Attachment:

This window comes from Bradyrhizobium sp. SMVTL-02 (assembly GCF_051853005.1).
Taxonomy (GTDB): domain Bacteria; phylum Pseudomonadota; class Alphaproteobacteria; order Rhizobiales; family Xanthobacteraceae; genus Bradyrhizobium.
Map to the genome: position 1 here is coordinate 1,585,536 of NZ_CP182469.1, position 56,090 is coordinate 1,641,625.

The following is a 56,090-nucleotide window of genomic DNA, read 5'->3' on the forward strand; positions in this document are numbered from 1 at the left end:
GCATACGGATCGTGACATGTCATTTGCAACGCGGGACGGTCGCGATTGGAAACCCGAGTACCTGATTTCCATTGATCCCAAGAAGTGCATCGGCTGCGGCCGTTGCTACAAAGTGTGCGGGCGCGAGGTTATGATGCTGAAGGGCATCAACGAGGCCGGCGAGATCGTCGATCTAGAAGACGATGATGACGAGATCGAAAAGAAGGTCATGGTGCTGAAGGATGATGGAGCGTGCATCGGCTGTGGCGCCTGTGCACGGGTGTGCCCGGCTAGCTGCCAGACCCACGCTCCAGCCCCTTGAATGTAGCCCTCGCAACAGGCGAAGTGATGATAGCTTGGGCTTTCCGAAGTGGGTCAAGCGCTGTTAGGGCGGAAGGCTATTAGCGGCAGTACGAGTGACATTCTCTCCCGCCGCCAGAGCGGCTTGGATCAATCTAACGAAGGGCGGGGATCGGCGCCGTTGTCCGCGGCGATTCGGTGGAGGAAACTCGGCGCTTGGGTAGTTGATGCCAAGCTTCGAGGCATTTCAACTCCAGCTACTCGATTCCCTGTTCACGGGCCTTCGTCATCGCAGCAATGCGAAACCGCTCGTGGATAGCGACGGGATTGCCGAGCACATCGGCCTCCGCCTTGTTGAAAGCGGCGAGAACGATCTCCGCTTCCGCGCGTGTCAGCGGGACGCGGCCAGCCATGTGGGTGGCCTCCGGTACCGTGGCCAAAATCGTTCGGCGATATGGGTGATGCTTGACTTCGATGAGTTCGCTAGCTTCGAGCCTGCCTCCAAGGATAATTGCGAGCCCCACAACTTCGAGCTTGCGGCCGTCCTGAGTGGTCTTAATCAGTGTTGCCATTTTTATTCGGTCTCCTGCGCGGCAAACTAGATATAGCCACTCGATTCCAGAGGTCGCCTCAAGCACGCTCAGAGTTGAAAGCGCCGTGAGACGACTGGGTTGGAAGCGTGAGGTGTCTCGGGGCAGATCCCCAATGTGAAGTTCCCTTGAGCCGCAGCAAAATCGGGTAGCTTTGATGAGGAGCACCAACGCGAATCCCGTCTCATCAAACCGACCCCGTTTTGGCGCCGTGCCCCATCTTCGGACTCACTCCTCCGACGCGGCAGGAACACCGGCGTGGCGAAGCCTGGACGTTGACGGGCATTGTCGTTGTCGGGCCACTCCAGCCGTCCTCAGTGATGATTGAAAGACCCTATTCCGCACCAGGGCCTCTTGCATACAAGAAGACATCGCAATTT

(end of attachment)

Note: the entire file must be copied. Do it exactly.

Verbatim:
This window comes from Bradyrhizobium sp. SMVTL-02 (assembly GCF_051853005.1).
Taxonomy (GTDB): domain Bacteria; phylum Pseudomonadota; class Alphaproteobacteria; order Rhizobiales; family Xanthobacteraceae; genus Bradyrhizobium.
Map to the genome: position 1 here is coordinate 1,585,536 of NZ_CP182469.1, position 56,090 is coordinate 1,641,625.

The following is a 56,090-nucleotide window of genomic DNA, read 5'->3' on the forward strand; positions in this document are numbered from 1 at the left end:
GCATACGGATCGTGACATGTCATTTGCAACGCGGGACGGTCGCGATTGGAAACCCGAGTACCTGATTTCCATTGATCCCAAGAAGTGCATCGGCTGCGGCCGTTGCTACAAAGTGTGCGGGCGCGAGGTTATGATGCTGAAGGGCATCAACGAGGCCGGCGAGATCGTCGATCTAGAAGACGATGATGACGAGATCGAAAAGAAGGTCATGGTGCTGAAGGATGATGGAGCGTGCATCGGCTGTGGCGCCTGTGCACGGGTGTGCCCGGCTAGCTGCCAGACCCACGCTCCAGCCCCTTGAATGTAGCCCTCGCAACAGGCGAAGTGATGATAGCTTGGGCTTTCCGAAGTGGGTCAAGCGCTGTTAGGGCGGAAGGCTATTAGCGGCAGTACGAGTGACATTCTCTCCCGCCGCCAGAGCGGCTTGGATCAATCTAACGAAGGGCGGGGATCGGCGCCGTTGTCCGCGGCGATTCGGTGGAGGAAACTCGGCGCTTGGGTAGTTGATGCCAAGCTTCGAGGCATTTCAACTCCAGCTACTCGATTCCCTGTTCACGGGCCTTCGTCATCGCAGCAATGCGAAACCGCTCGTGGATAGCGACGGGATTGCCGAGCACATCGGCCTCCGCCTTGTTGAAAGCGGCGAGAACGATCTCCGCTTCCGCGCGTGTCAGCGGGACGCGGCCAGCCATGTGGGTGGCCTCCGGTACCGTGGCCAAAATCGTTCGGCGATATGGGTGATGCTTGACTTCGATGAGTTCGCTAGCTTCGAGCCTGCCTCCAAGGATAATTGCGAGCCCCACAACTTCGAGCTTGCGGCCGTCCTGAGTGGTCTTAATCAGTGTTGCCATTTTTATTCGGTCTCCTGCGCGGCAAACTAGATATAGCCACTCGATTCCAGAGGTCGCCTCAAGCACGCTCAGAGTTGAAAGCGCCGTGAGACGACTGGGTTGGAAGCGTGAGGTGTCTCGGGGCAGATCCCCAATGTGAAGTTCCCTTGAGCCGCAGCAAAATCGGGTAGCTTTGATGAGGAGCACCAACGCGAATCCCGTCTCATCAAACCGACCCCGTTTTGGCGCCGTGCCCCATCTTCGGACTCACTCCTCCGACGCGGCAGGAACACCGGCGTGGCGAAGCCTGGACGTTGACGGGCATTGTCGTTGTCGGGCCACTCCAGCCGTCCTCAGTGATGATTGAAAGACCCTATTCCGCACCAGGGCCTCTTGCATACAAGAAGACATCGCAATTT